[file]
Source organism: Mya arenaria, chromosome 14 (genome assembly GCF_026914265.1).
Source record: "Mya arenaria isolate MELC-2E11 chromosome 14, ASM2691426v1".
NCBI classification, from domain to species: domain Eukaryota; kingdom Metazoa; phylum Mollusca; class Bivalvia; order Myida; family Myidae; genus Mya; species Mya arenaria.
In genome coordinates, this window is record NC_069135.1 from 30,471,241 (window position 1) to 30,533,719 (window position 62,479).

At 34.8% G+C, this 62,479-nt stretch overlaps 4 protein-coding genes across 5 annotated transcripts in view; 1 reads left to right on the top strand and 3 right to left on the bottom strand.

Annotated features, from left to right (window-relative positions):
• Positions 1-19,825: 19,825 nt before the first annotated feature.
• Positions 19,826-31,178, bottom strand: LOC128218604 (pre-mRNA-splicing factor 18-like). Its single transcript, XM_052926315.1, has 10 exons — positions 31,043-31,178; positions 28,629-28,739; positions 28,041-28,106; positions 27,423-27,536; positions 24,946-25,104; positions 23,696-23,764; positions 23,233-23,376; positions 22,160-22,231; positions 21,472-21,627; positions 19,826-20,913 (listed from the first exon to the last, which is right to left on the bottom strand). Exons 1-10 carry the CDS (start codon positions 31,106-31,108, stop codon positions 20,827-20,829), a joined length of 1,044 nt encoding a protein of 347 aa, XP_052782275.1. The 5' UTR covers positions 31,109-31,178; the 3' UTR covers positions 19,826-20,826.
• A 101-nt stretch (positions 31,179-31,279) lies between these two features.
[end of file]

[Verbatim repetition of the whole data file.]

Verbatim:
Source organism: Mya arenaria, chromosome 14 (genome assembly GCF_026914265.1).
Source record: "Mya arenaria isolate MELC-2E11 chromosome 14, ASM2691426v1".
NCBI classification, from domain to species: domain Eukaryota; kingdom Metazoa; phylum Mollusca; class Bivalvia; order Myida; family Myidae; genus Mya; species Mya arenaria.
In genome coordinates, this window is record NC_069135.1 from 30,471,241 (window position 1) to 30,533,719 (window position 62,479).

At 34.8% G+C, this 62,479-nt stretch overlaps 4 protein-coding genes across 5 annotated transcripts in view; 1 reads left to right on the top strand and 3 right to left on the bottom strand.

Annotated features, from left to right (window-relative positions):
• Positions 1-19,825: 19,825 nt before the first annotated feature.
• Positions 19,826-31,178, bottom strand: LOC128218604 (pre-mRNA-splicing factor 18-like). Its single transcript, XM_052926315.1, has 10 exons — positions 31,043-31,178; positions 28,629-28,739; positions 28,041-28,106; positions 27,423-27,536; positions 24,946-25,104; positions 23,696-23,764; positions 23,233-23,376; positions 22,160-22,231; positions 21,472-21,627; positions 19,826-20,913 (listed from the first exon to the last, which is right to left on the bottom strand). Exons 1-10 carry the CDS (start codon positions 31,106-31,108, stop codon positions 20,827-20,829), a joined length of 1,044 nt encoding a protein of 347 aa, XP_052782275.1. The 5' UTR covers positions 31,109-31,178; the 3' UTR covers positions 19,826-20,826.
• A 101-nt stretch (positions 31,179-31,279) lies between these two features.